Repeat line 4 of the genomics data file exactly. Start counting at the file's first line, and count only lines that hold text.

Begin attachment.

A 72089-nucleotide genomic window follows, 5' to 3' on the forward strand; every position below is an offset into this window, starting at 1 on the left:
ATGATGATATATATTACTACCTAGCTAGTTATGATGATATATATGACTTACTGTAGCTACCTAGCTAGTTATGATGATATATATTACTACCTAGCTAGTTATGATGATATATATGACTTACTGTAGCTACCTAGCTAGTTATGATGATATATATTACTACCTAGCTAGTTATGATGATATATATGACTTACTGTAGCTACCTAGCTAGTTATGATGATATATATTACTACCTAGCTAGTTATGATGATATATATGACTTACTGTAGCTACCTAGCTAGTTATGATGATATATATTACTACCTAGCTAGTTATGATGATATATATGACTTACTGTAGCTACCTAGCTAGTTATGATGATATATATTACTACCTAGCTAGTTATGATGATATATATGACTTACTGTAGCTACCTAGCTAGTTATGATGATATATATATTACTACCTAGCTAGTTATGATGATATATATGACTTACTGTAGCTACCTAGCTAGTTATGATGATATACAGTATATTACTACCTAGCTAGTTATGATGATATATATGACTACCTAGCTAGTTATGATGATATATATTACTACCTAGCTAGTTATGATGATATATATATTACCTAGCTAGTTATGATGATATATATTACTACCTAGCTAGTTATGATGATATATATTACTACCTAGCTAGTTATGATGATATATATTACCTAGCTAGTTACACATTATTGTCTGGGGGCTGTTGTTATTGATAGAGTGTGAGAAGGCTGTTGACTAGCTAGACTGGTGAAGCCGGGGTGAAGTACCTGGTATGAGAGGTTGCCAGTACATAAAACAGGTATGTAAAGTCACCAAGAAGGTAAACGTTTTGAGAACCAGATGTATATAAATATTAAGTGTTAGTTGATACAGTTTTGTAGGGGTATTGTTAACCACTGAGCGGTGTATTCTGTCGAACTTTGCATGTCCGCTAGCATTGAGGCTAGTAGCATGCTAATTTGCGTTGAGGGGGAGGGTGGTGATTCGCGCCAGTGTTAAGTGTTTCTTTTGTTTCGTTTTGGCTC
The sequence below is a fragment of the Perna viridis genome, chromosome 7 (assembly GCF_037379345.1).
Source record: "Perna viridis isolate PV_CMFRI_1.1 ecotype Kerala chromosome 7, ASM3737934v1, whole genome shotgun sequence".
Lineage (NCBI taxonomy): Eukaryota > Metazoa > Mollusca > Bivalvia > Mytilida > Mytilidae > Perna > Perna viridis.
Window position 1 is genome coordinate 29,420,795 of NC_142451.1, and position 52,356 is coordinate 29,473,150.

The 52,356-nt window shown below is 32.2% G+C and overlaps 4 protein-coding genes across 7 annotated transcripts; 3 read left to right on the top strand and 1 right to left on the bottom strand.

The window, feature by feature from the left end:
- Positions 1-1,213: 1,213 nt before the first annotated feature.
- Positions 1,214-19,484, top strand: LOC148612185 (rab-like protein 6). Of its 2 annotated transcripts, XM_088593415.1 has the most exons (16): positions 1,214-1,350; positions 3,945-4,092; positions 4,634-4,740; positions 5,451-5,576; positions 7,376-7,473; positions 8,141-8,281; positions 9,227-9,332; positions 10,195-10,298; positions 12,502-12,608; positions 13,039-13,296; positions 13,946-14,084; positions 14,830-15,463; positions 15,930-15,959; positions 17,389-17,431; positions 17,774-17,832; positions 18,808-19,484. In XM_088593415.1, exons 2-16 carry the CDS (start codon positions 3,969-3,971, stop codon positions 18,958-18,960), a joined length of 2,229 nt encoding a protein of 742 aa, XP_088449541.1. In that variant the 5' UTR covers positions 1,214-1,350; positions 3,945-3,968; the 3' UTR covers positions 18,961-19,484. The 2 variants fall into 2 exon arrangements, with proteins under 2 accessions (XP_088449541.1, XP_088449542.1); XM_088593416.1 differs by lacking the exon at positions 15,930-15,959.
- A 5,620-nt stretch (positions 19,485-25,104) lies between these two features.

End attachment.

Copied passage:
Source record: "Perna viridis isolate PV_CMFRI_1.1 ecotype Kerala chromosome 7, ASM3737934v1, whole genome shotgun sequence".